The `filter()` function is similar to the `map()` function above - it takes a lambda as an argument, and that lambda will be invoked once for each title in the original list. Unlike the `map()` function, however, the lambda for `filter()` must return a `Boolean`. If it returns `true` for an element, then that element is passed into the new collection (i.e., `booksForNolan` in this case). If it returns `false`, then it’s omitted from the new collection.

Here’s a breakdown of how to use the `filter()` function:

Printing each element of the list, here’s what Libby saw:

``````Kingsford Manor Mystery
Mystery on First Avenue
``````

“Great,” she said. “The list is exactly like I wanted it. It includes only mysteries, and it’s sorted properly!”

### Collection Operation Chains

Let’s look at that code again:

``````val booksForNolan = booksToRead
.map { title -> title.removePrefix("The ") }
.sorted()
.filter { title -> title.contains("Mystery") }``````

In Kotlin, it’s common to put multiple collection operations together like this, one after another. When we do this, it’s called chaining the collection operations - each operation is like one link in the chain. In this code listing, the `map()`, `sorted()`, and `filter()` calls are chained together.

Keep in mind that the operation chain is not mutating a single list. In fact, each of these operations creates a new list. The list that’s created by the final operation, `filter()`, is the list that is assigned to the variable `booksForNolan`. The intermediate lists - that is, the lists that are created by the collection operations inside the chain - are used by the next operation in the chain, but are not assigned to any variable. It’s still important to keep these intermediate lists in mind, though. This next illustration shows the list that’s involved at each step in the chain.

Whenever you’ve got a collection operation chain like this, it’s helpful to consider how many elements are in each intermediate list. For example, the code in Listing 8.21 has the `filter()` call at the end of the chain. But what if it went at the beginning of the chain instead, like this?

``````val booksForNolan = booksToRead
.filter { title -> title.contains("Mystery") }
.map { title -> title.removePrefix("The ") }
.sorted()``````

By doing this, the intermediate list that `filter()` produces would only have two elements, in which case the `map()` function would only need to invoke its lambda twice instead of five times, and `sorted()` would only have two items to sort instead of five. In this example, the final list is the same either way, but Listing 8.22 is likely to be more efficient than Listing 8.21.

Here’s an illustration showing the list involved at each step when placing the `filter()` call at the top. Notice that the intermediate lists have fewer elements than they did in the previous illustration.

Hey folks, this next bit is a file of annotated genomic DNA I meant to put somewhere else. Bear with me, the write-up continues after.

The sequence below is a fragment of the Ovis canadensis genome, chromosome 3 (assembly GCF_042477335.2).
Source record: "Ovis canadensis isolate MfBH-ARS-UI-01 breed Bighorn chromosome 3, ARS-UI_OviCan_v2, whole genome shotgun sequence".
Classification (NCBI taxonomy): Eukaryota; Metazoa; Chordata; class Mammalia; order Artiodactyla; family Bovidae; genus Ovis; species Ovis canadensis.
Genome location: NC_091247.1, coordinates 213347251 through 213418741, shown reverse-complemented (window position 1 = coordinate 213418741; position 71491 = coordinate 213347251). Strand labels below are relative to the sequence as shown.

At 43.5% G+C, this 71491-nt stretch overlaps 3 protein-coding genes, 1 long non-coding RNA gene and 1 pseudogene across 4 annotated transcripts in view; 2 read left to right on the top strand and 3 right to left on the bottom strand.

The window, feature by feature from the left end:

On a small list like this, it’s not a big deal, but on a list that has hundreds or thousands of elements, you could see how this could improve the performance of your code - that is, it would run much faster!

### Other collection operations

Kotlin has many other collection operations that are easy to use! Just to give you an idea, here are a few others that might be helpful to you.

• `drop(3)` - The new list omits the first 3 elements from the original list.
• `take(5)` - The new list uses only the first 5 elements from the original list.
• `distinct()` - The new list will omit duplicate elements, so that each element is included only once.
• `reversed()` - The new list will have the same elements as the original, but their order will be backwards.

You can see a more complete list of them in the Kotlin API documentation.

## Introduction to Sets

Before we wrap up this chapter, it’s worth noting that lists aren’t the only kind of collection in Kotlin. Lists are probably the most frequently used, but another helpful collection type is called a set. Whereas lists are helpful for ensuring that its elements are in a particular order, sets are helpful for ensuring that each element in it is always unique.

For example, Nolan’s favorite mystery author, Slim Chancery, has written three books, and Nolan is proud to say he’s got the whole set.

Creating a set in Kotlin is just as easy as creating a list. Simply use `setOf()` or `mutableSetOf()` instead of `listOf()` or `mutableListOf()`.

``````val booksBySlim: Set = setOf(
"The Malt Shop Caper",
"Who is Mrs. W?",
"At Midnight or Later",
)``````

When you add an element to a set that already has that value, the set will remain unchanged.

``````val booksBySlim: MutableSet = mutableSetOf(
"The Malt Shop Caper",
"Who is Mrs. W?",
"At Midnight or Later",
)

println(booksBySlim)
// [The Malt Shop Caper, Who is Mrs. W?, At Midnight or Later]``````

Note that a set does not guarantee the order of its elements when you print them out or use a collection operation on it. It’s possible that the elements will be in the same order that you added them, but don’t depend on it!

Because sets don’t have any particular order to their elements, their elements do not have indexes. For that reason, sets do not even include a `get()` function!

The key takeaway is that:

1. Lists have elements in a guaranteed order, and can contain duplicates.
2. Sets have elements in no particular order, and are guaranteed not to contain duplicates.

Also, you can convert a list into a set, or the other way around. Simply use `toSet()` or `toList()`. Just remember that if you convert a list to a set, you’ll lose duplicate elements, and the order could possibly be different!

``````val bookList = listOf(
"The Malt Shop Caper",
"At Midnight or Later",
"The Malt Shop Caper",
)

val bookSet = bookList.toSet()         // bookSet has two elements
val anotherBookList = bookSet.toList() // anotherBookList also has two elements``````

## Summary

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Up until this chapter, we’ve only worked with individual variables. By using collections like lists and sets, we’re able to do things with entire groups of values, which opens a whole new world of possibilities! In this chapter, you learned about collections, including:

We discovered how easy it is to get an element from a list by its index. However, sometimes you want an easy way to get an element by some other information about it. For example, instead of getting a book by its positional index, you might want to get a book by its ISBN (that long number above the barcode on the back). In the next chapter, we’ll learn about another way to group elements that will make it easy to do this! See you then!